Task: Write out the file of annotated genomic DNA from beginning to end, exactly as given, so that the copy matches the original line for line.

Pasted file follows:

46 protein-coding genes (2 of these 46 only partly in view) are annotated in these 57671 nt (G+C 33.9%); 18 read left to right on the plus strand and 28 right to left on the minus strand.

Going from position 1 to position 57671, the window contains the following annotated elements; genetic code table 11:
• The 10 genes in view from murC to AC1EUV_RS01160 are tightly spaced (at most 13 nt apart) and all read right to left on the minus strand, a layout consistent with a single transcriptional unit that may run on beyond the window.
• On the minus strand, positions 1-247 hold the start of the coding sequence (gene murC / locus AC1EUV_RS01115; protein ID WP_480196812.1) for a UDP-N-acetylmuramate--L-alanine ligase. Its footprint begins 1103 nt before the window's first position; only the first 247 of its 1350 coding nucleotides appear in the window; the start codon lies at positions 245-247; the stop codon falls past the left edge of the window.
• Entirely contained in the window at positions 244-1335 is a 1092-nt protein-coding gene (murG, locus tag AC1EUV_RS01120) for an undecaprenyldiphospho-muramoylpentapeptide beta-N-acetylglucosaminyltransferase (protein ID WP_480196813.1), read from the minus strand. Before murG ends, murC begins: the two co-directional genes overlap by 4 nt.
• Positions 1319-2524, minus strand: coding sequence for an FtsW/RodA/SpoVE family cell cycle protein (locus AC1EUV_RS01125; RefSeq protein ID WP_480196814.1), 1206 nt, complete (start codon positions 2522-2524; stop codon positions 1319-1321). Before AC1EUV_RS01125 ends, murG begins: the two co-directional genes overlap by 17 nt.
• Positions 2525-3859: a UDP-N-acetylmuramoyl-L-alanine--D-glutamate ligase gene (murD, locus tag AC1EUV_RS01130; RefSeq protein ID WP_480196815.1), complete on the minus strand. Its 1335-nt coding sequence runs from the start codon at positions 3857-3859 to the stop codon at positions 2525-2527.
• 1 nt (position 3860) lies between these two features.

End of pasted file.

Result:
46 protein-coding genes (2 of these 46 only partly in view) are annotated in these 57671 nt (G+C 33.9%); 18 read left to right on the plus strand and 28 right to left on the minus strand.

Going from position 1 to position 57671, the window contains the following annotated elements; genetic code table 11:
• The 10 genes in view from murC to AC1EUV_RS01160 are tightly spaced (at most 13 nt apart) and all read right to left on the minus strand, a layout consistent with a single transcriptional unit that may run on beyond the window.
• On the minus strand, positions 1-247 hold the start of the coding sequence (gene murC / locus AC1EUV_RS01115; protein ID WP_480196812.1) for a UDP-N-acetylmuramate--L-alanine ligase. Its footprint begins 1103 nt before the window's first position; only the first 247 of its 1350 coding nucleotides appear in the window; the start codon lies at positions 245-247; the stop codon falls past the left edge of the window.
• Entirely contained in the window at positions 244-1335 is a 1092-nt protein-coding gene (murG, locus tag AC1EUV_RS01120) for an undecaprenyldiphospho-muramoylpentapeptide beta-N-acetylglucosaminyltransferase (protein ID WP_480196813.1), read from the minus strand. Before murG ends, murC begins: the two co-directional genes overlap by 4 nt.
• Positions 1319-2524, minus strand: coding sequence for an FtsW/RodA/SpoVE family cell cycle protein (locus AC1EUV_RS01125; RefSeq protein ID WP_480196814.1), 1206 nt, complete (start codon positions 2522-2524; stop codon positions 1319-1321). Before AC1EUV_RS01125 ends, murG begins: the two co-directional genes overlap by 17 nt.
• Positions 2525-3859: a UDP-N-acetylmuramoyl-L-alanine--D-glutamate ligase gene (murD, locus tag AC1EUV_RS01130; RefSeq protein ID WP_480196815.1), complete on the minus strand. Its 1335-nt coding sequence runs from the start codon at positions 3857-3859 to the stop codon at positions 2525-2527.
• 1 nt (position 3860) lies between these two features.